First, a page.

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Netanyahu draws outrage after hinting at resumption of judicial scheme

Israel's prime minister Benjamin Netanyahu speaks during the budget session at the parliament in al-Quds on May 23, 2023. (Photo by AFP)

Israeli prime minister Benjamin Netanyahu has hinted he may resume his controversial judicial reform plan after his budget bill was approved by the Knesset (the Israeli parliament), sparking angry reactions from opposition politicians.

Benjamin Netanyahu told the regime's Channel 14 TV after the all-night Knesset debate that the judicial reform will now return to the agenda.

"But we are trying to reach understandings (in the compromise talks with opposition parties). I hope we will succeed in that," he said on Wednesday.

The remarks came after his cabinet's two-year budget bill was passed with the support of all 64 coalition lawmakers in the 120-seat parliament.

"We won the elections, we passed the budget, we'll continue for four more years," Netanyahu wrote on Facebook. 

Opposition politicians have objected to Netanyahu's statements.

Yair Lapid, a former Israeli prime minister, demanded that president Isaac Herzog, who has been mediating negotiations with the cabinet, ask for clarification from Netanyahu.

Lapid's coalition partner Benny Gantz, the regime's former minister of military affairs, said that if the judicial reform is tabled, "we'll shake up the country and stop it".

The shekel on Wednesday fell nearly 1% against the dollar, its lowest since March 2020, in what analysts saw partly as a response to the prospect of renewed political and economic turmoil.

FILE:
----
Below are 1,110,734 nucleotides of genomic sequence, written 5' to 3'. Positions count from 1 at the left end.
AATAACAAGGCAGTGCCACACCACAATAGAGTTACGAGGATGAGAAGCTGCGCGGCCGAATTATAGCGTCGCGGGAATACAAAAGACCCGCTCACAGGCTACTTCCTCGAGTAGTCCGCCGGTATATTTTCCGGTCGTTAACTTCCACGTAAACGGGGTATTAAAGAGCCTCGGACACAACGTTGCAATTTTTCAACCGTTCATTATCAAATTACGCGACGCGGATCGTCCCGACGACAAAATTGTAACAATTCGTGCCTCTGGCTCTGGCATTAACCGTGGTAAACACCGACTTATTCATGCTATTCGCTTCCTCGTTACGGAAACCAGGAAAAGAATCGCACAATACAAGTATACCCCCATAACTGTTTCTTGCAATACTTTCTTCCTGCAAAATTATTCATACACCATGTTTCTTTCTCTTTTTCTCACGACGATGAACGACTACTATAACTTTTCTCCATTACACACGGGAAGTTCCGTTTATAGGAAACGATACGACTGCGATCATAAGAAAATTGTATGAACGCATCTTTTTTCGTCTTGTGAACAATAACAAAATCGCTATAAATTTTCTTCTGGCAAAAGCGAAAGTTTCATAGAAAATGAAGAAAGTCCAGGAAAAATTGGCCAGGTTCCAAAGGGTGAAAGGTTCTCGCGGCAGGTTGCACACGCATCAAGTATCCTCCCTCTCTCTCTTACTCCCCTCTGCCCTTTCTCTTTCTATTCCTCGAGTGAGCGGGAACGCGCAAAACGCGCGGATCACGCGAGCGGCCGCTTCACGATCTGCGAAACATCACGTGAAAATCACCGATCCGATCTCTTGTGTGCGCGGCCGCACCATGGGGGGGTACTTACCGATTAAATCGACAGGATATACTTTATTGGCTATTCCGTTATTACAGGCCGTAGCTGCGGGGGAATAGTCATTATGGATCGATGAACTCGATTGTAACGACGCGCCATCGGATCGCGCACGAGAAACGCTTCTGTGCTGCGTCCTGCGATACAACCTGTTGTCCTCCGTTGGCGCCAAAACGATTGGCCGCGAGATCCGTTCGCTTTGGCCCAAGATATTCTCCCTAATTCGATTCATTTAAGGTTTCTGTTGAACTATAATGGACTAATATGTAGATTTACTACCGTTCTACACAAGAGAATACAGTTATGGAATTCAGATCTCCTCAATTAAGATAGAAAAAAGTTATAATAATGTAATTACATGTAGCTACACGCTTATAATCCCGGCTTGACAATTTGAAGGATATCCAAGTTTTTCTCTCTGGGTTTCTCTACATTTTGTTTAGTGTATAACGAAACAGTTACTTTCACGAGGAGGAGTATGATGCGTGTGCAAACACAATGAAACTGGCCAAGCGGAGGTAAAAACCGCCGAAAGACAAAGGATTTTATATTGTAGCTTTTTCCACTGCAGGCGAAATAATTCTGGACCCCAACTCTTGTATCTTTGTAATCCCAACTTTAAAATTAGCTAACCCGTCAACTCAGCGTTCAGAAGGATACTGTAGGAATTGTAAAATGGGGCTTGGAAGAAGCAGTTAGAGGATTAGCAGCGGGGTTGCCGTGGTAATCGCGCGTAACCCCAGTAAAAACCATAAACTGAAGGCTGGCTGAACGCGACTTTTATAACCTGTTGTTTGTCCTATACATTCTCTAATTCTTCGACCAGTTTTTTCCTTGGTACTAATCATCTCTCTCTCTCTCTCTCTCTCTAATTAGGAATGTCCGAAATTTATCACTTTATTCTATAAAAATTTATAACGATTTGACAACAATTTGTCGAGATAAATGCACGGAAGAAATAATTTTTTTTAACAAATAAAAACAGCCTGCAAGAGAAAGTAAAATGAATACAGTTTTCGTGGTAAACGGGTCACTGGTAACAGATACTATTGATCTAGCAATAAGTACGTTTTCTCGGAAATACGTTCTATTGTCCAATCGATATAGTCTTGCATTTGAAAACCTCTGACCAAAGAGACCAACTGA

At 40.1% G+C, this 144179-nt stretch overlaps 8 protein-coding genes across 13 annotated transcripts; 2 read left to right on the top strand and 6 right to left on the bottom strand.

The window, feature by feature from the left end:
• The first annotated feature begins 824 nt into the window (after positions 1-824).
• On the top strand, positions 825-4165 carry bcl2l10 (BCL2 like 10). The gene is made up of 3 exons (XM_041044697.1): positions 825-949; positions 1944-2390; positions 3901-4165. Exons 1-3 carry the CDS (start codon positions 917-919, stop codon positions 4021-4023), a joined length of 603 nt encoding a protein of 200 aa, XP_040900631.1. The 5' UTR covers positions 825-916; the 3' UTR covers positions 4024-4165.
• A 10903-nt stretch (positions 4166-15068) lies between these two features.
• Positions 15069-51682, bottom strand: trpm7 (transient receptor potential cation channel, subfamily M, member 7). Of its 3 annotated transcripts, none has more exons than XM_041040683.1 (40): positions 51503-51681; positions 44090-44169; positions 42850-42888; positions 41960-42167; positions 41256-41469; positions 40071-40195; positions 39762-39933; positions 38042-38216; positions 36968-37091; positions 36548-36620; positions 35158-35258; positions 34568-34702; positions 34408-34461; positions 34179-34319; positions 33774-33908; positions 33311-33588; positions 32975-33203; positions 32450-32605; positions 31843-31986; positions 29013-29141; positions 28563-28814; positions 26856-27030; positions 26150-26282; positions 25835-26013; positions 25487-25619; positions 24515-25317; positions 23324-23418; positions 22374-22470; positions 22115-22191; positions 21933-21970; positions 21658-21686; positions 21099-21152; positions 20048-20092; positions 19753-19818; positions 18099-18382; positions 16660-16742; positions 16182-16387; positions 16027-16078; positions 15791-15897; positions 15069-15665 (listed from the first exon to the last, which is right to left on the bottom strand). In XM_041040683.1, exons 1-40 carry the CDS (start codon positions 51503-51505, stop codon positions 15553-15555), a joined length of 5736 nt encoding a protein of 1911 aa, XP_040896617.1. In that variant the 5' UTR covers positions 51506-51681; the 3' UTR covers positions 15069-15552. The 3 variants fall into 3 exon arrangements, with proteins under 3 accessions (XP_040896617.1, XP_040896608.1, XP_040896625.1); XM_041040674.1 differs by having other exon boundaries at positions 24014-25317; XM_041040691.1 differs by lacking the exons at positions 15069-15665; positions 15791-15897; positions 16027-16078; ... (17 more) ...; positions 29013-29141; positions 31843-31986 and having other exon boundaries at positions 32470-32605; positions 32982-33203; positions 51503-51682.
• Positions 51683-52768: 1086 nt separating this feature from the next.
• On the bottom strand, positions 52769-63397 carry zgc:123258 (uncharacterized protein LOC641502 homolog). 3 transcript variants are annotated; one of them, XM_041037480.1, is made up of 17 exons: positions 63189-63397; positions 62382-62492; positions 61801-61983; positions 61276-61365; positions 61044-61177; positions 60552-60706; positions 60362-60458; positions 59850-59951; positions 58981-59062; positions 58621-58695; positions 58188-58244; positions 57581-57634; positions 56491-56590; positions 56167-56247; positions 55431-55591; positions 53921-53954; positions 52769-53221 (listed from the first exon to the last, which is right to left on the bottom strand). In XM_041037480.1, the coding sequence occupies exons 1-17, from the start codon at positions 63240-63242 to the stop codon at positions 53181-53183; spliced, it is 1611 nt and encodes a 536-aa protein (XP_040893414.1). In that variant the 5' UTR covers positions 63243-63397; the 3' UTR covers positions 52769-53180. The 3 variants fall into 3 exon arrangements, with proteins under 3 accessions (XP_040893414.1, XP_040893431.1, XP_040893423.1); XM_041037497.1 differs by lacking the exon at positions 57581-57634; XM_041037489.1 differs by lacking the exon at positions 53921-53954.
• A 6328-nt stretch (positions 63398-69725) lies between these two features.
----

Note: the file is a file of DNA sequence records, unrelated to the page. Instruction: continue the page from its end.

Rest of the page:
Under the judicial overhaul plan, Netanyahu seeks to give the regime's extremist cabinet more influence in the process of selecting the Supreme Court's judges, while seeking to empower the politicians and the Knesset to override the court's rulings.

The introduction of the reforms in January triggered months of unprecedented anti-Netanyahu protests, with critics describing the plan as a threat to the independence of the courts by the prime minister, who is on trial on graft charges.

Faced with overwhelming public pressure, Netanyahu announced in late March he would pause the scheme and engage in talks with the opposition.

Big grant for ultra-Orthodox draws protests

The budget bill passed by the Knesset includes increased funding to seminaries, in a concession to an extremist party in the ruling coalition that drew protests from the opposition.

Thousands of Israelis marched through al-Quds on Tuesday to protest the plan, accusing the coalition of "looting" public funds amid soaring prices.

The demonstration saw the participants rally towards the Knesset and gather in front of it as the legislature was about to vote on the budget.

The rally was organized by the same group of activists who have been protesting at the cabinet's judicial overhaul scheme.

Under the budget bill, hundreds of millions of shekels will also go toward settlements in the occupied West Bank, which have been denounced by the UN Security Council as a flagrant violation of international law.

Israeli settlement construction activities have increased significantly since late 2022, when Netanyahu returned to power leading what is described as the most right-wing Israeli cabinet ever.


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